Big changes bring emotional responses: the stages of grief

Since I've been talking with a lot of people dealing with layoffs, major work changes or the anticipation of change, I've found myself talking about the inevitable emotional states we tend to experience with change. Seems like good information to share on a blog, so here goes...

Elisabeth Kübler-Ross was the pioneer of psychological work in grieving. Her work had started around the grief associated with death and dying, but psychologists since have been able to show that Kübler-Ross’s “five stages of grief” is applicable to any significant change in a person’s life, including work. The theory is that sudden and (largely) unexpected change in one’s life will nearly allows be followed by these five stages (emotional responses):
  1. Denial: I feel fine. This can’t be happening.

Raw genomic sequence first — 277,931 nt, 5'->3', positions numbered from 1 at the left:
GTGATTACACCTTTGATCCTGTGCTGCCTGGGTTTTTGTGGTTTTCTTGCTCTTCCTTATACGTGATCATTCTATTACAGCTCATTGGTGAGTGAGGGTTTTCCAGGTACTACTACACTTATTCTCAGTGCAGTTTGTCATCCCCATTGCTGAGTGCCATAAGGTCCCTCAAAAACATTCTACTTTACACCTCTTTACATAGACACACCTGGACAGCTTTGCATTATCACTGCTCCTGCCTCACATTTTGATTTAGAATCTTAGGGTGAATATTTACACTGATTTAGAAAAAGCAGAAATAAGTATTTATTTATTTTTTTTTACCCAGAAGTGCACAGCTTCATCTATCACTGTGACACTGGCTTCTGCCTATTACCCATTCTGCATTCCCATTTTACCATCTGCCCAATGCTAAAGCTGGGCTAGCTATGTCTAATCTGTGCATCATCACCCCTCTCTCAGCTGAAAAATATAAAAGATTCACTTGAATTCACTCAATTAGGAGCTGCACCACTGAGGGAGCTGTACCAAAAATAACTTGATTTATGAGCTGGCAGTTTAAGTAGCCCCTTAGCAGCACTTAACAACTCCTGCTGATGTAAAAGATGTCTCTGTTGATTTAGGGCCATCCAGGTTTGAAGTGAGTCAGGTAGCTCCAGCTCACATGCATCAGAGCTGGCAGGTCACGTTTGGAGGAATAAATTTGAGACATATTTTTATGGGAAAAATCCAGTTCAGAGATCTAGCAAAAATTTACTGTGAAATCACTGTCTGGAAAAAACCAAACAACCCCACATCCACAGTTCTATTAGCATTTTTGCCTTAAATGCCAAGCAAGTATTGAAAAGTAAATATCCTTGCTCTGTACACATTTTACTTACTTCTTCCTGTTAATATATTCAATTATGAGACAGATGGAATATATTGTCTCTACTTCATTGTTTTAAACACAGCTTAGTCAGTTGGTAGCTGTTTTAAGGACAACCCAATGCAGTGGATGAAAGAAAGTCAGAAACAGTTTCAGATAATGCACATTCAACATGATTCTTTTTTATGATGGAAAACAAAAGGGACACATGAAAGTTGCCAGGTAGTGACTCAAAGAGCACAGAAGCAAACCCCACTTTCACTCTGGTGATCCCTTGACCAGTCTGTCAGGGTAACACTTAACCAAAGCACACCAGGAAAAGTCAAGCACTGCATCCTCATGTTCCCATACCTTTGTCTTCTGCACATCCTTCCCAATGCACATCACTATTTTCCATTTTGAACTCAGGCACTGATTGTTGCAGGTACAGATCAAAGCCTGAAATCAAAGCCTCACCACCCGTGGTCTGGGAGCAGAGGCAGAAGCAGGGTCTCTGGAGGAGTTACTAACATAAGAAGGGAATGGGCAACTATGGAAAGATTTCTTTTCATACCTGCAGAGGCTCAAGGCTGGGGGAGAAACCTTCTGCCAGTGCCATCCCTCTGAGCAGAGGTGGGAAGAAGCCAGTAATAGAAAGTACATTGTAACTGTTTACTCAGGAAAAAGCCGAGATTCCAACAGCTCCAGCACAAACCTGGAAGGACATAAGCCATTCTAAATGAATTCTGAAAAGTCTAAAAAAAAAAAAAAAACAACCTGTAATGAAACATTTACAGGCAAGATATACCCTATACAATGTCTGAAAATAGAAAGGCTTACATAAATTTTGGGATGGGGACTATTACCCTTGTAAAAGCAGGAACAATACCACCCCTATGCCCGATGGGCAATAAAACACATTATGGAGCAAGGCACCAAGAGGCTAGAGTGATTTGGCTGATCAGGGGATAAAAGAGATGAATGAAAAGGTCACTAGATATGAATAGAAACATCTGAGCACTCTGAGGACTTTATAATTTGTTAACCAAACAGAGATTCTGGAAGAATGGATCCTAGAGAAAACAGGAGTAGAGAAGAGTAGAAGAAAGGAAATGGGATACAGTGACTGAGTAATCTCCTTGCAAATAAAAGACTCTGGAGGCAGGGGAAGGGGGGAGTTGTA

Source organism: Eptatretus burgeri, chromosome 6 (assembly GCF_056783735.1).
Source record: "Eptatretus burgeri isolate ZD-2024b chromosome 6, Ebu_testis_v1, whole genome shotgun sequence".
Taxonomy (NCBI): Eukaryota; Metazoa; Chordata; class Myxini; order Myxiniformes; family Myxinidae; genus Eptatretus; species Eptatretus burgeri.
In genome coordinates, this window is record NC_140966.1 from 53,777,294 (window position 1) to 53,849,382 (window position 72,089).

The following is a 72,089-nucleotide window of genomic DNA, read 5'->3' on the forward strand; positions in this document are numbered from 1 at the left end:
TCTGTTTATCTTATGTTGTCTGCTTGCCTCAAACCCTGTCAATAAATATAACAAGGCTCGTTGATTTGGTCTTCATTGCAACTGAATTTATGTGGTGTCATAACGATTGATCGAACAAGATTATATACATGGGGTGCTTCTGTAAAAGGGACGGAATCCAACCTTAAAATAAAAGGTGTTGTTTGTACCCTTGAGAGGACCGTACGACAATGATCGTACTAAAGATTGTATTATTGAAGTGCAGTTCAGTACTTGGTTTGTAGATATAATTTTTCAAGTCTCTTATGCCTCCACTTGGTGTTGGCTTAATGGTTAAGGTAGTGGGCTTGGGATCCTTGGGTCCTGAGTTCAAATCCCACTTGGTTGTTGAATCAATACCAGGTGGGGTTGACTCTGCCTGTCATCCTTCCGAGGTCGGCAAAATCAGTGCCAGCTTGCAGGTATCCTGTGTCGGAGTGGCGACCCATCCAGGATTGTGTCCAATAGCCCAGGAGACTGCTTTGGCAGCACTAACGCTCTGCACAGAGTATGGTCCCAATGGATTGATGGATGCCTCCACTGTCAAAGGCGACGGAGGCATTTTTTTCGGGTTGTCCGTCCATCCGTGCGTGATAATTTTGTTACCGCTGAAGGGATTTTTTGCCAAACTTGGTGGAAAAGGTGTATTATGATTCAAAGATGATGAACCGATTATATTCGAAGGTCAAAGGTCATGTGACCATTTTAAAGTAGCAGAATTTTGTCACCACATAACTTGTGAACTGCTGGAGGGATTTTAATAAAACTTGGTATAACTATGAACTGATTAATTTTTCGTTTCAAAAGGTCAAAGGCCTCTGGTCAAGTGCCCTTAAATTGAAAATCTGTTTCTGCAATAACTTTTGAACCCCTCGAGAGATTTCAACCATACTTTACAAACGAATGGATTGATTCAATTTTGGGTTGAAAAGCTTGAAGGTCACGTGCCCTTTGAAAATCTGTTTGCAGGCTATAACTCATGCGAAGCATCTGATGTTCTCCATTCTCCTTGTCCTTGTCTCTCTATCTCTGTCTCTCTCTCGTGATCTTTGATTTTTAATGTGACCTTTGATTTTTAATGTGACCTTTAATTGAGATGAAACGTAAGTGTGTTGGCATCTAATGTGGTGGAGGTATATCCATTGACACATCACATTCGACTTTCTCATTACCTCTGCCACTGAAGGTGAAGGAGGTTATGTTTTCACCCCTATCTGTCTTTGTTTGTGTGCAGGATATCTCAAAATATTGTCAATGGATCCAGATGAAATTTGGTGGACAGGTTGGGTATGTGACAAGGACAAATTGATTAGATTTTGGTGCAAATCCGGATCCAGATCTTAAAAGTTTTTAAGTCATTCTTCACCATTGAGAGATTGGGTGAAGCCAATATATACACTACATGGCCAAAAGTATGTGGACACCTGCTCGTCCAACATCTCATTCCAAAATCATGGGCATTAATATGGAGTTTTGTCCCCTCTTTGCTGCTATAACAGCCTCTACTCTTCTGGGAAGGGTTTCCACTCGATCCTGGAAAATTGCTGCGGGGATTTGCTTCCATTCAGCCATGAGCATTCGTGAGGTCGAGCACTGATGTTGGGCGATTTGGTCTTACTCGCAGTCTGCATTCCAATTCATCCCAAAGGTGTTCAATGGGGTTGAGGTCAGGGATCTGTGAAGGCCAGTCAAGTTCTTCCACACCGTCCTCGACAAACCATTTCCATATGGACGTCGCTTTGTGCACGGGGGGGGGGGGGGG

2. Anger: Why me? This isn’t fair! How can this happen to me? Who is to blame?
  3. Bargaining: All I want is (to see my children graduate, to get enough...). I’ll do anything for (some period of time).
  4. Depression: I’m so sad. Why bother? What’s the point? Why do I need to go on?
  5. Acceptance: It’s going to be okay. I can’t fight it, I might as well prepare for it.

These stages are said to typically happen in order, but in differing levels of intensity depending on the individual or the situation. Some, including myself, believe that the order may change and some of these feelings may happen simultaneously. For instance, you may say that something that happened doesn’t affect you at all, but feel anger or sadness of unknown origin. You may transfer your anger to something or someone else to avoid seeing the reality of your own humanness.

This is only one model, of course. Kübler-Ross’s is simply the most well known. Most important is to recognize that you may experience a range of emotions. Allow yourself to work through them rather than denying them. Get support, even if just writing in a journal or talking to a friend. And put off big decisions until you feel you’re returned to a normal (for you) state. In that state you can put both your logic and emotions to work in making lasting decisions.

Psychology classes from long ago and therapy over the years